About exactly a year ago we brought you the story of Shawn Sheehan, Oklahoma's 2016 Teacher of the Year.
At the time, he and about 40 other educators were running for office in the state, wanting to make a change because, as Sheehan puts it, lawmakers weren't prioritizing education. Funding for schools in the state has been cut tremendously over the past decade and teachers in Oklahoma are some of the lowest paid in the country.
"And unfortunately, it didn't go the way that we had wanted," he says.
Sheehan, a math teacher, didn't win that race. In the end, only five of the 40 educators actually took office.
Despite, he still hung on to hope that legislators this session would come up with enough funding to give teachers a raise.
Then, "things went south pretty quickly," Sheehan says. He held his breath while lawmakers duked it out, but in the end, there was no additional money for public schools, or their teachers.
Now he says he just can't make ends meet anymore teaching in Norman, Okla.
So, he's leaving for Texas.
Over the past few years, thousands of public school teachers in Oklahoma, like Sheehan, have left the state for better pay and less stress (fewer classes, smaller classes, less instruction time). It's gotten so bad that the state department of education has had to issue emergency teacher certifications to replace teachers as quickly as possible.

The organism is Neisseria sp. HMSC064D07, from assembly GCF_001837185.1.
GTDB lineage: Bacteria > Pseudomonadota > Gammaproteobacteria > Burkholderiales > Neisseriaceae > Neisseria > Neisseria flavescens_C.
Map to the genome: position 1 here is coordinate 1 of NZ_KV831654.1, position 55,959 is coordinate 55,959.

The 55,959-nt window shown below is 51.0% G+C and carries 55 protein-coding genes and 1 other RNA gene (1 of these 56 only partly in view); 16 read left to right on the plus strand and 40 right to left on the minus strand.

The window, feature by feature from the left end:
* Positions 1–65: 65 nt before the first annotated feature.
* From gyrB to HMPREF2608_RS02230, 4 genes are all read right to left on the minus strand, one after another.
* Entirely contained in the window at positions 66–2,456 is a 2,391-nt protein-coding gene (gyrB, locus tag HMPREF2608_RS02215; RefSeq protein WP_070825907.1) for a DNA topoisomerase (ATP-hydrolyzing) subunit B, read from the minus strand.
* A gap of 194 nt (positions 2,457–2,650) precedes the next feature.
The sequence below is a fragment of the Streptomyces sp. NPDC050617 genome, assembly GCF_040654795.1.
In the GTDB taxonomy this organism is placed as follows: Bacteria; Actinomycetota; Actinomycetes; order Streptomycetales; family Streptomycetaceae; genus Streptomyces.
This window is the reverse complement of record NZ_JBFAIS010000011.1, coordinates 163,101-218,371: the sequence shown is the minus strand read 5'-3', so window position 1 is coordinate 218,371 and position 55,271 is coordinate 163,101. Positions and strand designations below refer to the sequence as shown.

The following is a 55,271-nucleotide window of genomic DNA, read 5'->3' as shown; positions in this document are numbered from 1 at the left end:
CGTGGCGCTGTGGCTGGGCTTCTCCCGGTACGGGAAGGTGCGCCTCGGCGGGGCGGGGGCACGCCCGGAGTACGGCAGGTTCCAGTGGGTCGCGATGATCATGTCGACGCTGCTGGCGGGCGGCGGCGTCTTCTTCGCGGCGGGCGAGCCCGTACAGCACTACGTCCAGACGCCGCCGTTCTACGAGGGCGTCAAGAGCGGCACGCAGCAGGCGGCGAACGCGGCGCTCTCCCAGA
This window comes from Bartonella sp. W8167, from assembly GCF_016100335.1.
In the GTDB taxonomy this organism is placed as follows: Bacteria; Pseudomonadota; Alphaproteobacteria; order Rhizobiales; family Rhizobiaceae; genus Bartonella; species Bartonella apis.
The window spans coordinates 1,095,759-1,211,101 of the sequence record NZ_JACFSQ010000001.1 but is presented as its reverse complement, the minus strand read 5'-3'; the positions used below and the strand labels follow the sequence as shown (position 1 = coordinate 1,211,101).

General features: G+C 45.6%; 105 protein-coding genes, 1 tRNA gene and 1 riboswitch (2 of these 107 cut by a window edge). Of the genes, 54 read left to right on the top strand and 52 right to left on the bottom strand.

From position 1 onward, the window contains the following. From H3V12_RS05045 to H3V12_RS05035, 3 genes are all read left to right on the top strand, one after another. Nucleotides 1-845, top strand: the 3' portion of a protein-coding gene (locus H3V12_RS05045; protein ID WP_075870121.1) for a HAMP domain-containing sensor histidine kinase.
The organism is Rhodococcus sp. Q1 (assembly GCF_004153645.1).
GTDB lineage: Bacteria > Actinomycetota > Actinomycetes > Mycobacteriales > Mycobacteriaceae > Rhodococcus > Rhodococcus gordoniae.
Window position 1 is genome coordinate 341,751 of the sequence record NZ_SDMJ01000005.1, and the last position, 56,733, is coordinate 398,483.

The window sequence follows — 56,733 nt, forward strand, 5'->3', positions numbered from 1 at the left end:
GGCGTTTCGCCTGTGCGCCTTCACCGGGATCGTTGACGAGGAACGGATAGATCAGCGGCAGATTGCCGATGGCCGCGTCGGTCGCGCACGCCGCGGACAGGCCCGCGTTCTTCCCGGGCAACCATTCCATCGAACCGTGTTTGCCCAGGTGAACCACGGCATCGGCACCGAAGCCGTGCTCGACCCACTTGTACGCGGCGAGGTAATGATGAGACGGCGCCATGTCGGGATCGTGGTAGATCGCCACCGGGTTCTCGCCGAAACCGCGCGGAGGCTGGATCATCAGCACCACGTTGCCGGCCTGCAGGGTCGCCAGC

Across the state, textbooks are out of date, electives have been eliminated, and support positions are being terminated left and right.
"It feels good because I know I'm doing the right thing for my family, but it also feels sad."
Sheehan and his wife are both public school teachers. Supporting just two people, he says they could make the money work. Together they brought in about $3,600 a month. "So, after all bills are paid, we're sitting on about $400-450 per month."
But in late 2016, they had a daughter.